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The Norman Park Senior Center is ground zero in Chula Vista’s municipal mess.

It served 2,500 people and was open from morning until night. Now, it’s open only four hours a day and, when the city considered closing it in November, caused a senior revolt, complete with a human chain.

City leaders spared the center, for now. But as reporter Will Carless has found as he’s explored the South Bay city, Chula Vistans off all ages remain on edge as their city deals with its boomtime hangover.

“I was part of the boom, now I’m part of the bust,” the center’s supervisor, who was lured to Chula Vista in 2003, tells Carless. “I went from the fastest growing city to the fastest foreclosing city.”

In this installment, Carless takes us inside a bustling senior center that means a lot to so many people. He previously set the table for the tale of a city in crisis, broke down the pension deal officials hope can mend the budget and explained the stripped-down services it can now provide.

Stay tuned for more from Chula Vista’s saga this week.

Promise for Forgotten Bus Service

Transportation planners widened the El Cajon Boulevard and University Avenue bridges over Interstate 15 to make up for the destruction the freeway’s construction had on City Heights. The idea: Create special stations for an ultra-efficient bus system. But those new bridges have sat empty, complete with closed bathrooms, waiting for the actual bus stations to materialize. Now, there are new plans for bus routes on the 15: Two would use those special bus overpasses that cost $45 million to build, but one wouldn’t.

In other bus news: North County’s bus system is getting an overhaul, and current plans have the busy places getting more attention and the less busy places getting, well, less attention. (North County Times)

We Have Jobs, But Nobody to Fill Them

Perhaps a more efficient transit system could help us here: San Diego tech companies can’t fill thousands of jobs they have open, losing out to places with higher prestige (Silicon Valley) or lower costs of living (Austin and Raleigh). Leaders say the region still struggles with its reputation as a tourist town rather than a high-tech hotspot. 

The Spy Entrepreneur

Duane Clarridge might be hiring — if you’ve got experience as a spy in the Middle East. The New York Times recently told a gripping tale of a shadow, private CIA operating abroad but being run from Clarridge’s San Diego home. He didn’t talk to the NYT, but the North County Times tracked him down for an interview, and learned, among other things, that he lunches with his Taser.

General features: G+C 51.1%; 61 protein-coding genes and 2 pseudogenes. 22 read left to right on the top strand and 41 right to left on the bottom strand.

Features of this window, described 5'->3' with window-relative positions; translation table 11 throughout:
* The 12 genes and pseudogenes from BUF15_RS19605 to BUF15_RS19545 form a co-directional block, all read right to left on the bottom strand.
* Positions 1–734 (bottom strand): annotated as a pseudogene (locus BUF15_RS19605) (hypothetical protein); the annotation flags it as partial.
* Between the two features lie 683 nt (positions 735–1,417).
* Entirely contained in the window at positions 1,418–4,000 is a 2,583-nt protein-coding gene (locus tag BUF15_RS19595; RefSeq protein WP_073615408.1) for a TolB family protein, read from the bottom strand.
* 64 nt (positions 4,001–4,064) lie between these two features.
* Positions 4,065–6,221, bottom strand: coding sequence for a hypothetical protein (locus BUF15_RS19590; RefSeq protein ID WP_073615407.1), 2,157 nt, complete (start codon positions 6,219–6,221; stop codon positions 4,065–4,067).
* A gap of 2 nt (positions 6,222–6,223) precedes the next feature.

VOSD Radio: Neighborhoods, Schools and Stadiums

In the latest installment of VOSD Radio, Scott Lewis and I give a primer on redevelopment and how it touches on so many quality-of-life issues, from neighborhoods and schools to the possible home of a professional football team. We also hand out our Hero (Michael Zucchet) and Goat (Walmart) of the Week.

The Battle Over Horse Races and Fried Foodstuffs on a Stick

One city councilman describes it as “the black hole in our city.” The Del Mar Fairgrounds’ steady stream of events, from the horse races to gun and reptile shows, doesn’t exactly square with the Del Mar’s tony beach town image. The LA Times’ Tony Perry takes a step back and looks at the city’s attempt to buy the fairgrounds and the complicated relationship between the city and its most famous monument.

He includes this tidbit: “Del Mar restaurant owners complain that their business suffers during the annual county fair because local residents stay home to avoid the traffic while fair patrons — a record 1.3 million last summer — prefer the fried bananas, zucchini on a stick, Polish sausage and cinnamon rolls at the fair.”

Latest on Stingaree Accident

The gruesome accident outside of the Stingaree night club over the weekend grabbed lots of attention. The Union-Tribune has a follow-up with witnesses describing what happened in the moments after a cab driver slammed into a crowd of people outside.

Get Married Late! One Night Only!

Attention rushed romantics: The County Clerk’s Office is staying open late today to accommodate Valentine’s Day weddings. Just remember, what happens at the County Administration Building doesn’t stay at the County Administration Building. (10News)

For those of you interested in something a little less binding than marriage, NBC San Diego has 21 ideas of things to do today.

And, if you were planning on decorating the Cardiff Kook today, well, someone already beat you to it. Just watch out. I’m not exactly sure what happens if you get struck by this Cupid’s arrow. (CBS 8)

You can reach me at andrew.donohue@voiceofsandiego.org or 619.325.0526. Follow me on Twitter: @AndrewDonohue.

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